The keys are some long hexadecimal keys where the public key is your username and the private key is your password. Do not share those keys with others.

Paste the keys in by pressing the copy button on the website(This is to prevent spaces from being copied)

When a value is copied to the clipboard, switch to the CLI window and then RIGHT CLICK ONCE with your mouse to paste the data into the CLI. When you paste the password key it will not show up, but it's pasted nonetheless. Just hit enter.

Now let Magento do its thing and set itself up. This might take a long long while. Time for a 15-minute bathroom break and browse Imgur(no seriously, think about more than half an hour to an hour, below a screenshot of the progress after being AFK for half an hour on a very beefy computer)

Adding a Magento admin user via CLI

When the install is finished you need to create a new user for yourself, as the default user doesn't work(didn't work for me, but maybe that's just me)

$# bin/magento admin:user:create --admin-user='username' --admin-password='password123_needs_numbers_too' --admin-email='' --admin-firstname='Admin' --admin-lastname='Admin'

Setting up the Magento installation for development

Now if you intend to use the system for development and not for production I recommend that you perform the following steps also:

You need a plugin to disable 2-factor authentication for development purposes without disabling a lot of other security features.

To install it enter the following commands in the Magento CLI

$# composer require markshust/magento2-module-disabletwofactorauth
$# bin/magento module:enable MarkShust_DisableTwoFactorAuth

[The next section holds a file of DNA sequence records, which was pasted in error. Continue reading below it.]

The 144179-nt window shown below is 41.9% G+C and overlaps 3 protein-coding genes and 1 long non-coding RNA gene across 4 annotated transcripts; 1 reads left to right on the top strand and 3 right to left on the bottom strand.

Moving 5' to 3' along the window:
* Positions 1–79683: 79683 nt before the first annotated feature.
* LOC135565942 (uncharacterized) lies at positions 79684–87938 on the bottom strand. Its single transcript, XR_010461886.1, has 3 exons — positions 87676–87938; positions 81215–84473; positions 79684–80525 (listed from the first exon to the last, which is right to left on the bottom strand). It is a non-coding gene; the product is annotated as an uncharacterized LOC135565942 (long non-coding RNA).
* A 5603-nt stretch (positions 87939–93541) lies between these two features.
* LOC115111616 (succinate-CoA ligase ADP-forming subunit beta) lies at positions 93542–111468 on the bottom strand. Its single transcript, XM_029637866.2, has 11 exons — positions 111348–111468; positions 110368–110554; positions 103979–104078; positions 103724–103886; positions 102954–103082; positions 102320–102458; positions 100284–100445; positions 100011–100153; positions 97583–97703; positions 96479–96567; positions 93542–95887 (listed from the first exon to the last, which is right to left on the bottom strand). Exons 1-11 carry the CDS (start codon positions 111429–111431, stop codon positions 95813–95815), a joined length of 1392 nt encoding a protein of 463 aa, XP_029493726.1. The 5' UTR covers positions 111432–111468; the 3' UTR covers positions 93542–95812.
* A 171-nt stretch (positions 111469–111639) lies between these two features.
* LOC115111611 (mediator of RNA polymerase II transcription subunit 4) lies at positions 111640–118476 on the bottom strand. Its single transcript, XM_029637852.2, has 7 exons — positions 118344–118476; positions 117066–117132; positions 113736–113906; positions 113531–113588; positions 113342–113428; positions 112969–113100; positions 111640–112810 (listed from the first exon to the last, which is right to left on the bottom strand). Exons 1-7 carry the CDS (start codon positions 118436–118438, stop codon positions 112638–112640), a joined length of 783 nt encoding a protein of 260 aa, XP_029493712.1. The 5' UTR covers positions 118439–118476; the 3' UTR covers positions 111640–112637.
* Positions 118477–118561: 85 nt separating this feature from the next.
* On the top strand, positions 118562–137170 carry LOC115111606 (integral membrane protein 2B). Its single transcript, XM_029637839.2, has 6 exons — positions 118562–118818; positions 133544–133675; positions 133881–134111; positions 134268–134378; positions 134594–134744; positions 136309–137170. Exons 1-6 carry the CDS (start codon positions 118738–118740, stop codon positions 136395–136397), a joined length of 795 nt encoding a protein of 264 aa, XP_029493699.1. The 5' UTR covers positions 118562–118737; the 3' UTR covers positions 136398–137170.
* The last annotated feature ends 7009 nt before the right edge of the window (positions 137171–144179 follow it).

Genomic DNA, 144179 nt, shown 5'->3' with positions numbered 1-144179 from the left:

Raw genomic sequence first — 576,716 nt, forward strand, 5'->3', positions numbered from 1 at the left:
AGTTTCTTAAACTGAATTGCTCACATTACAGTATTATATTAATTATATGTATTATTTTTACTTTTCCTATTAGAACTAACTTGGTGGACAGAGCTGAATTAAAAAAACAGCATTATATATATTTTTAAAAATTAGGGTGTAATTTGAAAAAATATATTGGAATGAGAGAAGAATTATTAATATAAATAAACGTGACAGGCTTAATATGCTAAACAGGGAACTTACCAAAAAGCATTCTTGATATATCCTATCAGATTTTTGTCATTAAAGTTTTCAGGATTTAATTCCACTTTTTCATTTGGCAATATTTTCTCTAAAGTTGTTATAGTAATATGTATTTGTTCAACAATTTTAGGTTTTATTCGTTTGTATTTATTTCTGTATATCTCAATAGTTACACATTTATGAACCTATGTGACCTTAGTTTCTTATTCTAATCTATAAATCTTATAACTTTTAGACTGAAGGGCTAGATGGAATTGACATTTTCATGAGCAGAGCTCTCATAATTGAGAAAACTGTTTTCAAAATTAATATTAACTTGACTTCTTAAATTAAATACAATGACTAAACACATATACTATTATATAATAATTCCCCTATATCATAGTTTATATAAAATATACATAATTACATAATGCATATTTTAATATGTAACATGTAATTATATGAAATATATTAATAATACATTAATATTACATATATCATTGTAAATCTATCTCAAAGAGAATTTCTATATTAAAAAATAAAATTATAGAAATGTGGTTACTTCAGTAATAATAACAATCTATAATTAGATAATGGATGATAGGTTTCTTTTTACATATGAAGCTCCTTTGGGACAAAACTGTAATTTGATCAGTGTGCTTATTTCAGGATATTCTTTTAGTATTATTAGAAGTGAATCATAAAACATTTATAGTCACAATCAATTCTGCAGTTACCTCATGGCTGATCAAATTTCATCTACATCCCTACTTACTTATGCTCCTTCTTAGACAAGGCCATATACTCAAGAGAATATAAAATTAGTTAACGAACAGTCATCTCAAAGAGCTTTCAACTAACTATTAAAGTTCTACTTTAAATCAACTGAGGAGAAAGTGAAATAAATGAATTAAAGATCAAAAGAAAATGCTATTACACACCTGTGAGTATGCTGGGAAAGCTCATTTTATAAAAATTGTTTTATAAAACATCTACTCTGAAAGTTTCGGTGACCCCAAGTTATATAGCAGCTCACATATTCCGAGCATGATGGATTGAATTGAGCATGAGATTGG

$# bin/magento setup:upgrade
$# php bin/magento setup:di:compile
$# php bin/magento setup:static-content:Deploy -f
$# find var/ -type d -exec chmod 775 {} + && find var/ -type f -exec chmod 665 {} +
$# find generated/ -type d -exec chmod 775 {} + && find generated/ -type f -exec chmod 665 {} +
$# chown -R www-data:www-data *

When the plugin has finished installing run the following 2 commands

$# bin/magento config:set twofactorauth/general/enable 0
$# bin/magento config:set twofactorauth/general/enable_for_api_token_generation 0

And now you can try visiting your Magento store at


Please note, depending on specs, loading may be painfully slow as all the files that are needed are generated on demand, it took on my system with a 2.6ghz first time almost a minute, this is compounded by the file access issues due to the interface with the windows file system(see the end of the article). On the second load it will be faster to respond, but still slow. This is a limitation of running Magento in Docker on windows. On Linux this is blazing fast.

Log in with the credentials you have entered and when you've arrived at the admin panel browse to